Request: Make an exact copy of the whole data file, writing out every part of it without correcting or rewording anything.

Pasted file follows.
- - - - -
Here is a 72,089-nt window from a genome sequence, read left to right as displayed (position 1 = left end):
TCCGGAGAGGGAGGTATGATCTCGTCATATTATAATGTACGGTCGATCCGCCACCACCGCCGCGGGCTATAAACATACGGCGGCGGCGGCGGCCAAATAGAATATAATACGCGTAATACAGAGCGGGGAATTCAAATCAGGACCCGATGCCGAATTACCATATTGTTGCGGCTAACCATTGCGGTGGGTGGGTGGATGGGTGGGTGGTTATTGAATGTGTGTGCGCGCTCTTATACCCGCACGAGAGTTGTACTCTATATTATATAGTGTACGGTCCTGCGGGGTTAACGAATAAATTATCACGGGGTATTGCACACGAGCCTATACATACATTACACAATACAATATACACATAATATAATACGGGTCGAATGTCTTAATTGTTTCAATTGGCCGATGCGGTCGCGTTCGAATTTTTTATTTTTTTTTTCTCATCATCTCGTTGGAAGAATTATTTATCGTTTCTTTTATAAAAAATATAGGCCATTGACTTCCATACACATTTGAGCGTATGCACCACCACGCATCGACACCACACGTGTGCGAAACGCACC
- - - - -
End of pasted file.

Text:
Here is a 72,089-nt window from a genome sequence, read left to right as displayed (position 1 = left end):
TCCGGAGAGGGAGGTATGATCTCGTCATATTATAATGTACGGTCGATCCGCCACCACCGCCGCGGGCTATAAACATACGGCGGCGGCGGCGGCCAAATAGAATATAATACGCGTAATACAGAGCGGGGAATTCAAATCAGGACCCGATGCCGAATTACCATATTGTTGCGGCTAACCATTGCGGTGGGTGGGTGGATGGGTGGGTGGTTATTGAATGTGTGTGCGCGCTCTTATACCCGCACGAGAGTTGTACTCTATATTATATAGTGTACGGTCCTGCGGGGTTAACGAATAAATTATCACGGGGTATTGCACACGAGCCTATACATACATTACACAATACAATATACACATAATATAATACGGGTCGAATGTCTTAATTGTTTCAATTGGCCGATGCGGTCGCGTTCGAATTTTTTATTTTTTTTTTCTCATCATCTCGTTGGAAGAATTATTTATCGTTTCTTTTATAAAAAATATAGGCCATTGACTTCCATACACATTTGAGCGTATGCACCACCACGCATCGACACCACACGTGTGCGAAACGCACC